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FARMERS FEDERATION OPPOSES JACKSON COUNTY BILL
Debra Davis
(334) 613-4686

MONTGOMERY A bill that would allow the Jackson County Commission to control hog operations in that county is likely to receive final approval in the Alabama Senate Monday has drawn sharp opposition from the Alabama Farmers Federation.

Sponsored by Rep. Jon Robinson of Jackson County, House Bill 51 passed the House earlier this week. It would give the Jackson County Commission broad authority to stop a hog farm from operating if a complaint is filed with the commission.

If the commission issues an order, and the hog operation is not stopped within 30 days, the bill allows the county commission to seek injunctive relief in Jackson County Circuit Court.

Sen. Lowell Barron, chairman of the Local Legislation Committee, and sponsor of the senate version of the bill, chaired a public hearing on the bill Friday. He said he favors the legislation, adding that "there is no agriculture in this bill." Barron also made the statement that he didn't want any hog farms in Jackson County.

But Mike Kilgore, assistant executive director of the Alabama Farmers Federation, said the bill isn't just a local issue and it is not a hog issue. Instead, the bill has statewide implications and could come to include all of animal agriculture, including the state's largest agriculture industry -- poultry, he said.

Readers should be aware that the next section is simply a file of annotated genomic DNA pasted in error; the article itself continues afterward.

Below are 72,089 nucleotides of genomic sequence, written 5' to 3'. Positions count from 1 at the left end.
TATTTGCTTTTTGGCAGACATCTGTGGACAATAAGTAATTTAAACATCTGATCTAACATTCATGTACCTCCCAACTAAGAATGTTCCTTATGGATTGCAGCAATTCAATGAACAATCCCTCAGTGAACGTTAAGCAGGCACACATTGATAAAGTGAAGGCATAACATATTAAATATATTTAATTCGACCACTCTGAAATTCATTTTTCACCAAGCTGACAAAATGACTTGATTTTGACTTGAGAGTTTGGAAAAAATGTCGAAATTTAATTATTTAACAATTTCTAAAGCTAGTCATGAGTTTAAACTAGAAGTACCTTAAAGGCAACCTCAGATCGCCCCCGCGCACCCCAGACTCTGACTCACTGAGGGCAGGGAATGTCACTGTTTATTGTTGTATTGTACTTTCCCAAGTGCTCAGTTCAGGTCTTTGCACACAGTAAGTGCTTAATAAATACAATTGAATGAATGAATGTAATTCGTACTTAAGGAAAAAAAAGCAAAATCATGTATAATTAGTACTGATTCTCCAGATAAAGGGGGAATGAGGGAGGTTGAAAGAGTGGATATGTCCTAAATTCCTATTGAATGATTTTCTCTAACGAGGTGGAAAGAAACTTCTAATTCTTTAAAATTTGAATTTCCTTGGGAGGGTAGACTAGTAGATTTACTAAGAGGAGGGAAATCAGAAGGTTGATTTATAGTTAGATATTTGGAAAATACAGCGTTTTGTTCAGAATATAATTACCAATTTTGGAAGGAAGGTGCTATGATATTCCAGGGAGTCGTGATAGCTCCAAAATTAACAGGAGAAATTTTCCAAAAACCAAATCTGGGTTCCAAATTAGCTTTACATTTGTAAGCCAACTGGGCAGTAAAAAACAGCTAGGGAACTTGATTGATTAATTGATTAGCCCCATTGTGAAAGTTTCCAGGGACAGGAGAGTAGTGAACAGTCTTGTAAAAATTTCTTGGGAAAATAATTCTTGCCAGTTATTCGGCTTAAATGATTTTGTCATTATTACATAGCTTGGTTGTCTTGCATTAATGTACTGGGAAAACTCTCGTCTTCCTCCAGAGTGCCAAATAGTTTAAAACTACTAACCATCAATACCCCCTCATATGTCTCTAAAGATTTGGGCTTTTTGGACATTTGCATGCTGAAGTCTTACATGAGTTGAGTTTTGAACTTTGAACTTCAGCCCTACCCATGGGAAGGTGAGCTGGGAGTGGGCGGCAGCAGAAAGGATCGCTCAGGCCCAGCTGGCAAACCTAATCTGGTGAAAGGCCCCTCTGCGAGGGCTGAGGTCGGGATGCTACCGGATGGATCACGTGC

"This bill may have a ripple effect that eventually could include all animal agriculture in the state," Kilgore said. "It is regrettable that Sen. Barron and Rep. Robinson don't see the long range effects of this bill."

Kilgore pointed out that the Alabama Department of Environmental Management recently adopted regulations for Concentrated Animal Feeding Operations to oversee animal feeding operations in the state. The CAFO regulations, which provide remedies for individuals who believe a farmer isn't operating in an environmentally safe manner, allow scientists and state officials to make decisions when complaints are filed. Those decisions are based on science, not emotion or politics, Kilgore said.

"Right now, the supporters of this bill claim it is only about hogs," Kilgore said. "But we believe that it eventually will spread to other animal agriculture industries. If animal agriculture is driven out of our state, consumers will pay more. If animal agriculture moves to third World countries, then we will be eating meats that are grown with little or no health and environmental regulations. The immediate effects of this bill could deter any growth at all in the pork industry, removing the chance for some farmers to stay in business."

The Farmers Federation tried several ways to delay or stop the bill but because legislators historically support local legislation, those efforts were thwarted, Kilgore said.


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